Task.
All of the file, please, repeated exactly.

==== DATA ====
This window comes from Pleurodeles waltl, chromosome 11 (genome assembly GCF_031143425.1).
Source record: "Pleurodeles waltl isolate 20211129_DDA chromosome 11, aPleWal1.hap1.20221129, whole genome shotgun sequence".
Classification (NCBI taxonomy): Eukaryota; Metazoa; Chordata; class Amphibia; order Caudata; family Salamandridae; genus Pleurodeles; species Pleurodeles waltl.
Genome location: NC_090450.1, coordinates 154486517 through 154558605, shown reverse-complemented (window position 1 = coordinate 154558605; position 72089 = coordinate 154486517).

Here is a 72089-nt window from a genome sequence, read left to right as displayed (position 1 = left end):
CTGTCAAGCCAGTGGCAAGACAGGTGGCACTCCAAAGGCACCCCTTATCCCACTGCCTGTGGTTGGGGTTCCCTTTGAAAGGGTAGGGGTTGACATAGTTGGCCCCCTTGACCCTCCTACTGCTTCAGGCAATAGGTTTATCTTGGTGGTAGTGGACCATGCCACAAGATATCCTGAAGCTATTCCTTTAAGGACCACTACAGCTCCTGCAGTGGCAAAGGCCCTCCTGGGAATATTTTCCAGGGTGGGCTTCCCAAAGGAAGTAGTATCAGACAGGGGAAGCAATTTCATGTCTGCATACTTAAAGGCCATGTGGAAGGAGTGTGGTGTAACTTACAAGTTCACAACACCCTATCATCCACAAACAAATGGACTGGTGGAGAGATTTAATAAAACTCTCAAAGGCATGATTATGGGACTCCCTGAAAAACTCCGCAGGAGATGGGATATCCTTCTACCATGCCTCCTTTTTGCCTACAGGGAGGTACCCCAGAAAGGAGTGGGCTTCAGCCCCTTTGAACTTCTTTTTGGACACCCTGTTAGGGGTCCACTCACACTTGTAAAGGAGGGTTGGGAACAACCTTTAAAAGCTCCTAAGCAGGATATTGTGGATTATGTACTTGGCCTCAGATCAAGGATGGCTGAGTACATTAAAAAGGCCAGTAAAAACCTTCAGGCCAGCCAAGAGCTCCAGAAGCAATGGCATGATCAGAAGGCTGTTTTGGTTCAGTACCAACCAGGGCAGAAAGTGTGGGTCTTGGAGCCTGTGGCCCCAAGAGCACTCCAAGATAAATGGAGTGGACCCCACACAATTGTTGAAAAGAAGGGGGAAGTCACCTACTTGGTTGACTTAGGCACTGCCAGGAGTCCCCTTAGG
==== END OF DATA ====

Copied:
This window comes from Pleurodeles waltl, chromosome 11 (genome assembly GCF_031143425.1).
Source record: "Pleurodeles waltl isolate 20211129_DDA chromosome 11, aPleWal1.hap1.20221129, whole genome shotgun sequence".
Classification (NCBI taxonomy): Eukaryota; Metazoa; Chordata; class Amphibia; order Caudata; family Salamandridae; genus Pleurodeles; species Pleurodeles waltl.
Genome location: NC_090450.1, coordinates 154486517 through 154558605, shown reverse-complemented (window position 1 = coordinate 154558605; position 72089 = coordinate 154486517).

Here is a 72089-nt window from a genome sequence, read left to right as displayed (position 1 = left end):
CTGTCAAGCCAGTGGCAAGACAGGTGGCACTCCAAAGGCACCCCTTATCCCACTGCCTGTGGTTGGGGTTCCCTTTGAAAGGGTAGGGGTTGACATAGTTGGCCCCCTTGACCCTCCTACTGCTTCAGGCAATAGGTTTATCTTGGTGGTAGTGGACCATGCCACAAGATATCCTGAAGCTATTCCTTTAAGGACCACTACAGCTCCTGCAGTGGCAAAGGCCCTCCTGGGAATATTTTCCAGGGTGGGCTTCCCAAAGGAAGTAGTATCAGACAGGGGAAGCAATTTCATGTCTGCATACTTAAAGGCCATGTGGAAGGAGTGTGGTGTAACTTACAAGTTCACAACACCCTATCATCCACAAACAAATGGACTGGTGGAGAGATTTAATAAAACTCTCAAAGGCATGATTATGGGACTCCCTGAAAAACTCCGCAGGAGATGGGATATCCTTCTACCATGCCTCCTTTTTGCCTACAGGGAGGTACCCCAGAAAGGAGTGGGCTTCAGCCCCTTTGAACTTCTTTTTGGACACCCTGTTAGGGGTCCACTCACACTTGTAAAGGAGGGTTGGGAACAACCTTTAAAAGCTCCTAAGCAGGATATTGTGGATTATGTACTTGGCCTCAGATCAAGGATGGCTGAGTACATTAAAAAGGCCAGTAAAAACCTTCAGGCCAGCCAAGAGCTCCAGAAGCAATGGCATGATCAGAAGGCTGTTTTGGTTCAGTACCAACCAGGGCAGAAAGTGTGGGTCTTGGAGCCTGTGGCCCCAAGAGCACTCCAAGATAAATGGAGTGGACCCCACACAATTGTTGAAAAGAAGGGGGAAGTCACCTACTTGGTTGACTTAGGCACTGCCAGGAGTCCCCTTAGG